Typical Development…Does it Matter?

TYPICAL DEVELOPMENT, DOES IT MATTER?

Children’s maturity and development happen in stages. We have learned that children need to successfully pass through one stage in order to move on to the next stage. Understanding child development is a key to understanding children’s behavior and mental health. 

 

Why do we need to know this?

When we don’t know what kids need, we don’t know how to support them.

 

Children need to go through certain developmental stages to reach full maturity and gain full conscience development. When we understand what is normal and what is needed at each stage it is easier for us to meet the needs of the child.  It also helps us know what is not normal and when something has gone awry.  Knowing where a child is stuck developmentally, clues us in to what a child needs to mature.

When you think of your challenging students, what do you think their prenatal, infancy, toddler, and current life has been like? 

 

What is typical development?

 

  • Infants are bonding with their caregivers and learning that the world is safe and predictable so they can learn to trust healthy adults.
  •  Infants and toddlers are learning how to regulate their emotions and feelings.  
  • Toddlers are learning some autonomy, frustration tolerance, starting/finishing tasks, and following adult directions.  
  • Elementary-age students are learning how to make decisions, complete tasks, handle consequences, and fit in socially.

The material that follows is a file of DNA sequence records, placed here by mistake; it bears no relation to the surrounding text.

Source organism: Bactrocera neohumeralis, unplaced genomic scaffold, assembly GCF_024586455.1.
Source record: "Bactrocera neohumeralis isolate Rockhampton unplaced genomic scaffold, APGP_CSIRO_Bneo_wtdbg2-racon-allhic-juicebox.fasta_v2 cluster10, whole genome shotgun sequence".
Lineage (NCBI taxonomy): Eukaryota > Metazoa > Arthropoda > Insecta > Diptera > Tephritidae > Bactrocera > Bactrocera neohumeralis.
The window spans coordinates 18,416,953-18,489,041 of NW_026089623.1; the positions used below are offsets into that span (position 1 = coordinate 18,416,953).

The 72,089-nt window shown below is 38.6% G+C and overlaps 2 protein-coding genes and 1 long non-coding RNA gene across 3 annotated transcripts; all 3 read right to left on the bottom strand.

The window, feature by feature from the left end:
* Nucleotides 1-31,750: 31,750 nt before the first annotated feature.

• Teenagers are learning to be more independent, who they are, how they fit in, how they are different, and what they believe.  

 

There are important steps in each of these stages that children need to go through so they can successfully pass on to the next stage and mature.  

What do children need to move through the developmental stages?

Children don’t grow and mature on their own without the right help, structure, and support from adults and peers.

 

  • Infants need a responsive caregiver that consistently meets their needs (food, sleep, touch, comfort, warmth, clothing, play, making sure the baby is dry/clean, etc.).
  • Toddlers need a safe environment to explore, social interactions with caregivers, opportunities to try new and hard things, encouragement through frustration and not doing things for them that they can do for themselves, and healthy boundaries and limits. 
  • Elementary-age students need practice making mistakes, opportunities to socialize, and healthy boundaries and limits.
  • Adolescents need healthy adult conversations, encouragement, and opportunities to take healthy risks socially and with life choices, boundaries, and limits.

 

To learn more, you can watch our podcast, take our online course “Healing Discipline:  Finding Joy in Working with Challenging Students” (go to  https://healingchildren.teachable.com/courses to see all available online courses) or purchase our book “Healing Discipline: Bringing Hope to Shattered Lives, A Guide for Educators”. 

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